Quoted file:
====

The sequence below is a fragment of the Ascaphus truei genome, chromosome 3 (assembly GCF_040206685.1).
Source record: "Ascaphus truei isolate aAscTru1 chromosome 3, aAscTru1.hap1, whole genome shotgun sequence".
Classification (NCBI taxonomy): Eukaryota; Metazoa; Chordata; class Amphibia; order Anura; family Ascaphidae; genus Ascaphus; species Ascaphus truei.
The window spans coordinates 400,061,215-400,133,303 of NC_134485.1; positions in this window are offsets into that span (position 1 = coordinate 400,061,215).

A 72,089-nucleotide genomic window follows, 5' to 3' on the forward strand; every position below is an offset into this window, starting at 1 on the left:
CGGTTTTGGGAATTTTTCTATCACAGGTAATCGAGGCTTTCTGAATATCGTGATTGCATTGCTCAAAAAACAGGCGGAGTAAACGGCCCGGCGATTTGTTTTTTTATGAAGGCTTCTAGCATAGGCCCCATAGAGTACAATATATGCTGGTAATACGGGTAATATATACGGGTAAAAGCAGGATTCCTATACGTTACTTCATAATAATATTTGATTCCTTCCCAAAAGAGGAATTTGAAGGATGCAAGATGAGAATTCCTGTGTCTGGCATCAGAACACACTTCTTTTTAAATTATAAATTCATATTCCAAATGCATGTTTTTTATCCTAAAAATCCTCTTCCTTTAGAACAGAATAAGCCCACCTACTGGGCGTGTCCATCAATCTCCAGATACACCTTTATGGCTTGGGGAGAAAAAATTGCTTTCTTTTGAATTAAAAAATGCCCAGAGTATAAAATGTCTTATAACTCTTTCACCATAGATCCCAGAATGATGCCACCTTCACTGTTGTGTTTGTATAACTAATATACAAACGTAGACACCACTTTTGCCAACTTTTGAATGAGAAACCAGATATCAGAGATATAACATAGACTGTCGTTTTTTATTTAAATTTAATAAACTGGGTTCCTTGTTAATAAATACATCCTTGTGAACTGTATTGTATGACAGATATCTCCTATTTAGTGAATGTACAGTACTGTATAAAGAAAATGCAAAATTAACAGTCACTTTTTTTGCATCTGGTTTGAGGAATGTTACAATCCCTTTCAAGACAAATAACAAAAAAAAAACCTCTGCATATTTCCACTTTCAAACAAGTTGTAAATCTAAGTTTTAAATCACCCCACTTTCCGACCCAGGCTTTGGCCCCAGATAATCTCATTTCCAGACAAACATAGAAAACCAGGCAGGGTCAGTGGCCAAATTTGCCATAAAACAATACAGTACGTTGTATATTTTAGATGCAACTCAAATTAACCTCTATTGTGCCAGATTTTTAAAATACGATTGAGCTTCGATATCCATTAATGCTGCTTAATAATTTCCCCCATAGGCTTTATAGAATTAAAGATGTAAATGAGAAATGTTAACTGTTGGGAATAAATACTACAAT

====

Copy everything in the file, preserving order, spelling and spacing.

The sequence below is a fragment of the Ascaphus truei genome, chromosome 3 (assembly GCF_040206685.1).
Source record: "Ascaphus truei isolate aAscTru1 chromosome 3, aAscTru1.hap1, whole genome shotgun sequence".
Classification (NCBI taxonomy): Eukaryota; Metazoa; Chordata; class Amphibia; order Anura; family Ascaphidae; genus Ascaphus; species Ascaphus truei.
The window spans coordinates 400,061,215-400,133,303 of NC_134485.1; positions in this window are offsets into that span (position 1 = coordinate 400,061,215).

A 72,089-nucleotide genomic window follows, 5' to 3' on the forward strand; every position below is an offset into this window, starting at 1 on the left:
CGGTTTTGGGAATTTTTCTATCACAGGTAATCGAGGCTTTCTGAATATCGTGATTGCATTGCTCAAAAAACAGGCGGAGTAAACGGCCCGGCGATTTGTTTTTTTATGAAGGCTTCTAGCATAGGCCCCATAGAGTACAATATATGCTGGTAATACGGGTAATATATACGGGTAAAAGCAGGATTCCTATACGTTACTTCATAATAATATTTGATTCCTTCCCAAAAGAGGAATTTGAAGGATGCAAGATGAGAATTCCTGTGTCTGGCATCAGAACACACTTCTTTTTAAATTATAAATTCATATTCCAAATGCATGTTTTTTATCCTAAAAATCCTCTTCCTTTAGAACAGAATAAGCCCACCTACTGGGCGTGTCCATCAATCTCCAGATACACCTTTATGGCTTGGGGAGAAAAAATTGCTTTCTTTTGAATTAAAAAATGCCCAGAGTATAAAATGTCTTATAACTCTTTCACCATAGATCCCAGAATGATGCCACCTTCACTGTTGTGTTTGTATAACTAATATACAAACGTAGACACCACTTTTGCCAACTTTTGAATGAGAAACCAGATATCAGAGATATAACATAGACTGTCGTTTTTTATTTAAATTTAATAAACTGGGTTCCTTGTTAATAAATACATCCTTGTGAACTGTATTGTATGACAGATATCTCCTATTTAGTGAATGTACAGTACTGTATAAAGAAAATGCAAAATTAACAGTCACTTTTTTTGCATCTGGTTTGAGGAATGTTACAATCCCTTTCAAGACAAATAACAAAAAAAAAACCTCTGCATATTTCCACTTTCAAACAAGTTGTAAATCTAAGTTTTAAATCACCCCACTTTCCGACCCAGGCTTTGGCCCCAGATAATCTCATTTCCAGACAAACATAGAAAACCAGGCAGGGTCAGTGGCCAAATTTGCCATAAAACAATACAGTACGTTGTATATTTTAGATGCAACTCAAATTAACCTCTATTGTGCCAGATTTTTAAAATACGATTGAGCTTCGATATCCATTAATGCTGCTTAATAATTTCCCCCATAGGCTTTATAGAATTAAAGATGTAAATGAGAAATGTTAACTGTTGGGAATAAATACTACAAT